To enjoy the full Mail & Guardian online experience: please upgrade your browser
09 Mar 2017 00:00
(Graphic: John McCann)
There is no question that the workings of the market have a powerful effect on our lives, and not least on the prices we pay for things. But particular markets shake out in different ways, and telecommunications is one sector that disproves the faith-based idea that free markets and competition always lead to lower prices and socially optimal results.
Proponents of unregulated capitalism like to point to the simple models taught in the first weeks of undergraduate microeconomics, which show that as long as firms can start up easily — in other words, that there are low or no barriers to entry — then firms whose prices are too high will soon find plucky upstarts undercutting them and be forced to drop their prices or go out of business.
This works, until it doesn’t.
Very soon after that lecture, undergraduate economists start learning the list of conditions that have to be true for that model to work.
One of the poorest functioning markets is in railroads. The cost involved in laying railroad track is astronomical, not only in materials and labour but in acquiring land from hundreds or thousands of landowners. Therefore, the barriers to entry are very high. It’s not surprising that there are very few if any examples of a second railroad being built to compete with an existing one, despite governments seldom preventing it with regulation. And, to stop the railroad company from exercising monopoly power to make it extremely expensive to move goods and people around, governments tend to regulate or, much more commonly, just own railroads themselves.
Telecommunications markets aren’t as imperfect as railroad markets, but they’re very far from perfectly competitive. Telecommunications infrastructure is expensive, but that’s not even the highest barrier to entry. Telecommunications exhibit network effects, which means that a company with lots of subscribers has advantages over one with few. Before regulations forced phone companies to connect to one another, they simple didn’t: as a result everyone needed to be on the same network as all their friends and associates, which meant that a new company entering the market didn’t have a chance. Why would anyone sign up, when it meant they couldn’t call anyone?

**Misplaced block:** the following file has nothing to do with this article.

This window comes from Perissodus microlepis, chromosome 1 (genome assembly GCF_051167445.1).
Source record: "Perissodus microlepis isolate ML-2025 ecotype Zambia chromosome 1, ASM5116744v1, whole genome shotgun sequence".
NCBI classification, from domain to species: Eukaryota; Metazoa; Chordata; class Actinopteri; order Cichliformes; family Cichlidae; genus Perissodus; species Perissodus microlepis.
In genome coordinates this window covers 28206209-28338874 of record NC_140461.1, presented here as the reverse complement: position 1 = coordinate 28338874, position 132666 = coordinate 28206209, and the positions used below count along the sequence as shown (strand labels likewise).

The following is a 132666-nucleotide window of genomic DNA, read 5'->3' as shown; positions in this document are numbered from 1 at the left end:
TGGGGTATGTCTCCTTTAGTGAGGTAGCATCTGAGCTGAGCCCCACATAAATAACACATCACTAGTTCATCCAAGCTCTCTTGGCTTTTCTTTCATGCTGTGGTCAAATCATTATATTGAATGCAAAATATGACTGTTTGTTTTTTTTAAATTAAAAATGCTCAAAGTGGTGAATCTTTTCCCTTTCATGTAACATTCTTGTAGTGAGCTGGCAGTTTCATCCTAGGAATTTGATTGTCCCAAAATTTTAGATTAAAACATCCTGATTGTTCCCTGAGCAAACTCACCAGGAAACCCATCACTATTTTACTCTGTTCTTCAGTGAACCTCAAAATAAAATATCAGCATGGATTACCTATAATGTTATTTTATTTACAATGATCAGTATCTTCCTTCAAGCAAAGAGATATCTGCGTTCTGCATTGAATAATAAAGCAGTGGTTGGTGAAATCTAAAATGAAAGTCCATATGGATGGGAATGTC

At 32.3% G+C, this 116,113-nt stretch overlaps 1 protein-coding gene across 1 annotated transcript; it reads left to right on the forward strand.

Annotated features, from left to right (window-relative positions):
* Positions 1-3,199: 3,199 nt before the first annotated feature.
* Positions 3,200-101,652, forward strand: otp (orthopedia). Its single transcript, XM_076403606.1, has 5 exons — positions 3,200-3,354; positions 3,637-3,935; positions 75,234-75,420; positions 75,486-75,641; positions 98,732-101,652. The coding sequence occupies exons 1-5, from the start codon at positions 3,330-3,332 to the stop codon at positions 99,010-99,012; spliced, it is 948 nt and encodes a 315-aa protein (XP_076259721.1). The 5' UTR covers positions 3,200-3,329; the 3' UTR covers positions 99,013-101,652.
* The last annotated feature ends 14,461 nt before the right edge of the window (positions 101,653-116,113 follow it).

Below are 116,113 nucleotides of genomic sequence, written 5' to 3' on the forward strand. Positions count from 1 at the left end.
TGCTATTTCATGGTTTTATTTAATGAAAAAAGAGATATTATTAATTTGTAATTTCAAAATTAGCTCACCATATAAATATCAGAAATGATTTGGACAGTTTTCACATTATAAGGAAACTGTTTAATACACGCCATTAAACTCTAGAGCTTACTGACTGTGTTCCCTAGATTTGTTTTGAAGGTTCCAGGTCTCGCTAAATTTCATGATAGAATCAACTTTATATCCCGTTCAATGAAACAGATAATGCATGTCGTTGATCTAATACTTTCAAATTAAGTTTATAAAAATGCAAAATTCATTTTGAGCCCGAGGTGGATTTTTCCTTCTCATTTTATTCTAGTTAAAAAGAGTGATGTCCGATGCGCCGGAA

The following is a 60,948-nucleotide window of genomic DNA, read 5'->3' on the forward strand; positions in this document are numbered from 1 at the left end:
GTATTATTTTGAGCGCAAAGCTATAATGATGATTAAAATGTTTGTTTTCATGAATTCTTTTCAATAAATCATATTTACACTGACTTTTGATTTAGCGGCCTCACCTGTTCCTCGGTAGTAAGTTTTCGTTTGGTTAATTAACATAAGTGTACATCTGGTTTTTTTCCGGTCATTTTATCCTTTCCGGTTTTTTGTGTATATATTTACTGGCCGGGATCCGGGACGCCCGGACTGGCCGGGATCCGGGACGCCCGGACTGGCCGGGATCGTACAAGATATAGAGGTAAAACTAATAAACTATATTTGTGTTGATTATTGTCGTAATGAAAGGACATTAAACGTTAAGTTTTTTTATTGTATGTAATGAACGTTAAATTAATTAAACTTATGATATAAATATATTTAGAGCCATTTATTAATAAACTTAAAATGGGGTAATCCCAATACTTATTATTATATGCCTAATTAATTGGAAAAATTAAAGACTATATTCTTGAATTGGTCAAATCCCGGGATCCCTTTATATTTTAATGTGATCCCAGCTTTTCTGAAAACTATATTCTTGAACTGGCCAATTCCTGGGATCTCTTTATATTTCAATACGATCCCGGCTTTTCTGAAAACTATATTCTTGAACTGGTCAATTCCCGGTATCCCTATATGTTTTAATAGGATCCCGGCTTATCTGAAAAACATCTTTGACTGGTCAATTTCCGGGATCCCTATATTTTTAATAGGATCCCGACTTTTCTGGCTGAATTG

A less extreme version of this is behind the interconnection fees or call termination rates that the Independent Communications Authority of South Africa (Icasa) is periodically in the news about: cellphone companies charge each other or their customers (or both) to place calls that cross into other networks. This is nominally to cover the cost, for example, to MTN of putting a call through to Vodacom. In practice, companies use these prices to maximise their network effects and reduce competition, as a more modest version of refusing interconnection altogether.
As a result, we need an organisation whose job it is to keep an eye on the behaviour of telecommunications companies and force them — against their best efforts and the imperatives of business — to behave in a competitive manner. Similarly, we need an organisation that can force companies to lease infrastructure to one another to make it cheaper for new companies to enter the market. Fortunately we have such an organisation, and we call it Icasa.
This is not to say that Icasa is perfect, or even very good at its job. But the problem isn’t that Icasa exists, or that it doesn’t issue enough licenses; it’s that it is underfunded, understaffed, too subject to political interference and generally insufficiently equipped to enforce competition.
That’s the conclusion of the review of economic regulation of the telecommunications sector undertaken in 2014 by the University of Johannesburg’s Centre for Competition, Regulation and Economic Development.
As for the matter of spectrum licensing, the centre found that, as “neither Cell C nor Telkom Mobile have ever been profitable, even though Cell C has been in the market since 2001 … assigning spectrum to yet more new entrants would unlikely result in the creation of sustainable, effective competition”.
Markets are tricky, and telecommunications markets are trickier than most. If your entire intellectual toolbox for approaching them is a blind faith in deregulation, then they are impossible. Fortunately, we have other tools at our disposal.
By all means, make it easier for new companies to win spectrum licences, but don’t get rid of the organisation, inadequate as it is, that oversees our telecommunications markets. Fund Icasa, strengthen it, make it more independent and then let it do its job of bringing data prices down.
Jesse Harber is a political economist. In 2014/2015, he supported the department of telecommunications and postal services in a market-structure study
Create Account | Lost Your Password?